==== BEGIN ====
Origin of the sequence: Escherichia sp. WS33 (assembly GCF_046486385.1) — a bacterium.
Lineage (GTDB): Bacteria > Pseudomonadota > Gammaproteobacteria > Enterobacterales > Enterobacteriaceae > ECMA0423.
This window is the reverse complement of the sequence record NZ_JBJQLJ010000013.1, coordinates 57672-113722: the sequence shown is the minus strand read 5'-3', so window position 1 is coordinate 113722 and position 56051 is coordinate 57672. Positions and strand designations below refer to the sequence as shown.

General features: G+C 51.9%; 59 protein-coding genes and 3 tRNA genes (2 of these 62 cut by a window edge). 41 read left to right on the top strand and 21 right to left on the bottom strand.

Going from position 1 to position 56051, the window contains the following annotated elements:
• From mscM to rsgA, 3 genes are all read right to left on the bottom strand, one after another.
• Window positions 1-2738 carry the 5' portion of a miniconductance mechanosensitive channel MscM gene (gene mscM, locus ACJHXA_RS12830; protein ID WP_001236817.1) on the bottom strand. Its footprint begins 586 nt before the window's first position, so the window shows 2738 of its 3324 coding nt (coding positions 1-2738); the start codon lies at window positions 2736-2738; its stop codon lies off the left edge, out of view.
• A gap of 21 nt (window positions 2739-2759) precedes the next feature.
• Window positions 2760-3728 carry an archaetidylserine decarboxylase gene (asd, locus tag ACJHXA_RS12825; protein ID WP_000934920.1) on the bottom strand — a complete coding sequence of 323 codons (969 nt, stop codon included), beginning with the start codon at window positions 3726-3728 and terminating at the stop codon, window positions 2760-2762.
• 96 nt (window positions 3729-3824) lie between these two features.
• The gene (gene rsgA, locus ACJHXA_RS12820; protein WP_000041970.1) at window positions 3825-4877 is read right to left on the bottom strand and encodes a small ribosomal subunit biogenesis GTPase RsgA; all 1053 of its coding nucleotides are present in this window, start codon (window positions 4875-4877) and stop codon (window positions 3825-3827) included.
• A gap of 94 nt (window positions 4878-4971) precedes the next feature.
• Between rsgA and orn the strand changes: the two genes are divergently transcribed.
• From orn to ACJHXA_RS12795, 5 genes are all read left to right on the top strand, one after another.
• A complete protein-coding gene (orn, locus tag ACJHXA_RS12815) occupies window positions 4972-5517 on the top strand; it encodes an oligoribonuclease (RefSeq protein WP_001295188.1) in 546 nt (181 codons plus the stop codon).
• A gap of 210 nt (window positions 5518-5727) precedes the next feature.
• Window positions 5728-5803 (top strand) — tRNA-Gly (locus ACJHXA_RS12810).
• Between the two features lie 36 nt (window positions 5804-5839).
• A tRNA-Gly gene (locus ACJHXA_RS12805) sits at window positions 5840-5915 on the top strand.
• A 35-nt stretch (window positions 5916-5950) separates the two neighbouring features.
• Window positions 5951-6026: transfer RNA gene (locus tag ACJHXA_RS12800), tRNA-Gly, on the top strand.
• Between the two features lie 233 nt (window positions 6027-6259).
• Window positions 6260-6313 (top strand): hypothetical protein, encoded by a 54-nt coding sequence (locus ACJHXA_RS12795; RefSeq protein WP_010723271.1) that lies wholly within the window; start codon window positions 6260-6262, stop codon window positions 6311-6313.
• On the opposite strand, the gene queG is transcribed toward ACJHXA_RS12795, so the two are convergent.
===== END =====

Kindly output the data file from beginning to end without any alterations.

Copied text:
Origin of the sequence: Escherichia sp. WS33 (assembly GCF_046486385.1) — a bacterium.
Lineage (GTDB): Bacteria > Pseudomonadota > Gammaproteobacteria > Enterobacterales > Enterobacteriaceae > ECMA0423.
This window is the reverse complement of the sequence record NZ_JBJQLJ010000013.1, coordinates 57672-113722: the sequence shown is the minus strand read 5'-3', so window position 1 is coordinate 113722 and position 56051 is coordinate 57672. Positions and strand designations below refer to the sequence as shown.

General features: G+C 51.9%; 59 protein-coding genes and 3 tRNA genes (2 of these 62 cut by a window edge). 41 read left to right on the top strand and 21 right to left on the bottom strand.

Going from position 1 to position 56051, the window contains the following annotated elements:
• From mscM to rsgA, 3 genes are all read right to left on the bottom strand, one after another.
• Window positions 1-2738 carry the 5' portion of a miniconductance mechanosensitive channel MscM gene (gene mscM, locus ACJHXA_RS12830; protein ID WP_001236817.1) on the bottom strand. Its footprint begins 586 nt before the window's first position, so the window shows 2738 of its 3324 coding nt (coding positions 1-2738); the start codon lies at window positions 2736-2738; its stop codon lies off the left edge, out of view.
• A gap of 21 nt (window positions 2739-2759) precedes the next feature.
• Window positions 2760-3728 carry an archaetidylserine decarboxylase gene (asd, locus tag ACJHXA_RS12825; protein ID WP_000934920.1) on the bottom strand — a complete coding sequence of 323 codons (969 nt, stop codon included), beginning with the start codon at window positions 3726-3728 and terminating at the stop codon, window positions 2760-2762.
• 96 nt (window positions 3729-3824) lie between these two features.
• The gene (gene rsgA, locus ACJHXA_RS12820; protein WP_000041970.1) at window positions 3825-4877 is read right to left on the bottom strand and encodes a small ribosomal subunit biogenesis GTPase RsgA; all 1053 of its coding nucleotides are present in this window, start codon (window positions 4875-4877) and stop codon (window positions 3825-3827) included.
• A gap of 94 nt (window positions 4878-4971) precedes the next feature.
• Between rsgA and orn the strand changes: the two genes are divergently transcribed.
• From orn to ACJHXA_RS12795, 5 genes are all read left to right on the top strand, one after another.
• A complete protein-coding gene (orn, locus tag ACJHXA_RS12815) occupies window positions 4972-5517 on the top strand; it encodes an oligoribonuclease (RefSeq protein WP_001295188.1) in 546 nt (181 codons plus the stop codon).
• A gap of 210 nt (window positions 5518-5727) precedes the next feature.
• Window positions 5728-5803 (top strand) — tRNA-Gly (locus ACJHXA_RS12810).
• Between the two features lie 36 nt (window positions 5804-5839).
• A tRNA-Gly gene (locus ACJHXA_RS12805) sits at window positions 5840-5915 on the top strand.
• A 35-nt stretch (window positions 5916-5950) separates the two neighbouring features.
• Window positions 5951-6026: transfer RNA gene (locus tag ACJHXA_RS12800), tRNA-Gly, on the top strand.
• Between the two features lie 233 nt (window positions 6027-6259).
• Window positions 6260-6313 (top strand): hypothetical protein, encoded by a 54-nt coding sequence (locus ACJHXA_RS12795; RefSeq protein WP_010723271.1) that lies wholly within the window; start codon window positions 6260-6262, stop codon window positions 6311-6313.
• On the opposite strand, the gene queG is transcribed toward ACJHXA_RS12795, so the two are convergent.